Originally Posted by Malek@MRF
Most companies that you are referring to are machining new bushings to improve feel and performance of the car, not for component failure.
Yes, machine solid mounts will help the problem and minimize it through reducing bushing deflection. However, this does not solve the problem, it alleviates it for the reason just mentioned.
Just a little fact about R&D in regards to this matter, creating the solid differential bushings through Solidworks and having them machined is an easier task than making new hardware. Now if we are talking about the actual sub-frame bushings, that's a different ballgame, however, hardware failure for the sub-frame is non-existent.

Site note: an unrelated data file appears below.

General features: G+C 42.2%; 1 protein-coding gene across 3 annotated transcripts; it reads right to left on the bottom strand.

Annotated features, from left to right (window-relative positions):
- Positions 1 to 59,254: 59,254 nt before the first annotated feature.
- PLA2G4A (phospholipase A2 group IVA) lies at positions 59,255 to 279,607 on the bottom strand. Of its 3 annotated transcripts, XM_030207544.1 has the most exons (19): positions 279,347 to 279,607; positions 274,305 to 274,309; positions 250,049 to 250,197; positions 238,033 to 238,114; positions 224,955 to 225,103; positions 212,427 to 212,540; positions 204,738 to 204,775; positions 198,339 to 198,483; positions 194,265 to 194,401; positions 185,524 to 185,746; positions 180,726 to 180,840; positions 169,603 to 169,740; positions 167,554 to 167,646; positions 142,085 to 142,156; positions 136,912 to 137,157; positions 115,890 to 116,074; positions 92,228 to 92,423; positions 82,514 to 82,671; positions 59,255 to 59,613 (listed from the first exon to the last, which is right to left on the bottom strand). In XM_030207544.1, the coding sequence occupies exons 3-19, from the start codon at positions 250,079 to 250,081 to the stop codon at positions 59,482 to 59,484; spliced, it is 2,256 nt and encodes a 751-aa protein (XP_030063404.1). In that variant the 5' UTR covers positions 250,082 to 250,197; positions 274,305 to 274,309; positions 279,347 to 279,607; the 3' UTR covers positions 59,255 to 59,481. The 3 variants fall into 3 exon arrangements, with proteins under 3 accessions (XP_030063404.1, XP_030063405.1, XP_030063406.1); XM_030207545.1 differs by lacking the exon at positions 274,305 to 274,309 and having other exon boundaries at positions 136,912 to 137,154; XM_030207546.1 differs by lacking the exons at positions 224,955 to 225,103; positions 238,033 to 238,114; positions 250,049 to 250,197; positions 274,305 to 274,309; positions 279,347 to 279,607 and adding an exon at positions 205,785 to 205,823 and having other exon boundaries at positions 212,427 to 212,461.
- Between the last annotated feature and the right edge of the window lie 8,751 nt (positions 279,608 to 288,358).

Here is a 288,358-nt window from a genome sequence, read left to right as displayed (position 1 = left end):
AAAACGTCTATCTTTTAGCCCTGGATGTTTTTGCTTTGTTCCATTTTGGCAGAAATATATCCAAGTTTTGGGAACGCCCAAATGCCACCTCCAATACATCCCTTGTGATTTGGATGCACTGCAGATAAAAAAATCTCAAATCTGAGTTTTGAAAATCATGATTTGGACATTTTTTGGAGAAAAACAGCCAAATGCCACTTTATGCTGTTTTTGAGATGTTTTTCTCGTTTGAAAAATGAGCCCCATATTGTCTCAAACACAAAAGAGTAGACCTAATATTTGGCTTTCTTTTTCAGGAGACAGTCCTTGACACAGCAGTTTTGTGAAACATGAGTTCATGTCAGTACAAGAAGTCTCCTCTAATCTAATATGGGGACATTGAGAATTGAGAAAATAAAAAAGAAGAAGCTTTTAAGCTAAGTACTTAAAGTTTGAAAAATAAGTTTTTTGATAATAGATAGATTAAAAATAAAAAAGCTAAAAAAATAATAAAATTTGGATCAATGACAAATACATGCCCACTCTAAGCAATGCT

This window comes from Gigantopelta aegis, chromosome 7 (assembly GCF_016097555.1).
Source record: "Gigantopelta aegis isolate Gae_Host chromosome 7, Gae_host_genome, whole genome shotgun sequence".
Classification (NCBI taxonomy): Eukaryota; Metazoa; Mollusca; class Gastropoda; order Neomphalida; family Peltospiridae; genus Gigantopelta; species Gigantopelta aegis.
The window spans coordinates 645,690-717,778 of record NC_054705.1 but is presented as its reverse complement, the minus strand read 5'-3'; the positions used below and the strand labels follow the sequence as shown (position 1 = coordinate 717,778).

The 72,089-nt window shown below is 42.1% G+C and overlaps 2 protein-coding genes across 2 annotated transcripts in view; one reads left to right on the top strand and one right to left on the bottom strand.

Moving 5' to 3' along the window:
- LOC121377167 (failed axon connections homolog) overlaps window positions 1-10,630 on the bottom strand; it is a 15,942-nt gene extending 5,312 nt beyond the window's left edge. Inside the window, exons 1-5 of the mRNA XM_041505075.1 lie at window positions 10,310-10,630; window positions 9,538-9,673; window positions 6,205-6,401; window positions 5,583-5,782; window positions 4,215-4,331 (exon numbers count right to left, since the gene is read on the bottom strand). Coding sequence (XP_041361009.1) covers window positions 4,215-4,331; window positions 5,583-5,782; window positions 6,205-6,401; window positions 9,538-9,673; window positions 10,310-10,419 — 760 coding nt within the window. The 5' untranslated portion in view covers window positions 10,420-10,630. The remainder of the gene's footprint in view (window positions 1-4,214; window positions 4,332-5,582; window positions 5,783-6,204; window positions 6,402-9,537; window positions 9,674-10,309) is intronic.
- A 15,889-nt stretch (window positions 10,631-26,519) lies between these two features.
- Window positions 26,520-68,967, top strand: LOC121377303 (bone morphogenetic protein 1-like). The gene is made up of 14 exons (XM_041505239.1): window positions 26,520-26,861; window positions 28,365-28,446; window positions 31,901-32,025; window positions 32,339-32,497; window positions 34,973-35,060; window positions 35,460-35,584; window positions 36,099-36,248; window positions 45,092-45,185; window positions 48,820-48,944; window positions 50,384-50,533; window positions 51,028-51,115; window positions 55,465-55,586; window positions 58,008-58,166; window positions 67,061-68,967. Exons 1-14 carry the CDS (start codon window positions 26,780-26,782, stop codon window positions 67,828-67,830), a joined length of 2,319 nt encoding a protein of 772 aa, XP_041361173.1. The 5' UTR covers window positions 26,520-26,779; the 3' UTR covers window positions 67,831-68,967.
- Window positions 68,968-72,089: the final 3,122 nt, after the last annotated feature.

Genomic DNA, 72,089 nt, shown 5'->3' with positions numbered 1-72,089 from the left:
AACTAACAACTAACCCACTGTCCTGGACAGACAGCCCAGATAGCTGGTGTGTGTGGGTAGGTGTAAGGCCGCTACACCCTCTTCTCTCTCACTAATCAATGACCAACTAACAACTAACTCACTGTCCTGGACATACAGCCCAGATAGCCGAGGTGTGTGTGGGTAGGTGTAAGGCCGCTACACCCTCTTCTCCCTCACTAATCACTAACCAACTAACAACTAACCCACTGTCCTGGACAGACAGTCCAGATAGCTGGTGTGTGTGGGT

The companies I have in mind are racing these cars ..they are going far beyond just improving the feel..by unitizing the diff to the rear subframe you have all but eliminated the inherent "flex" in the rubber mounts..if you were to use solid mounts here there would be no need to use partially threaded bolts..
Maybe there is some credibilty to swapping the bolts if using the OEM mounts...but this is treating the casuality and not the underlying cause which are the mounts themselves.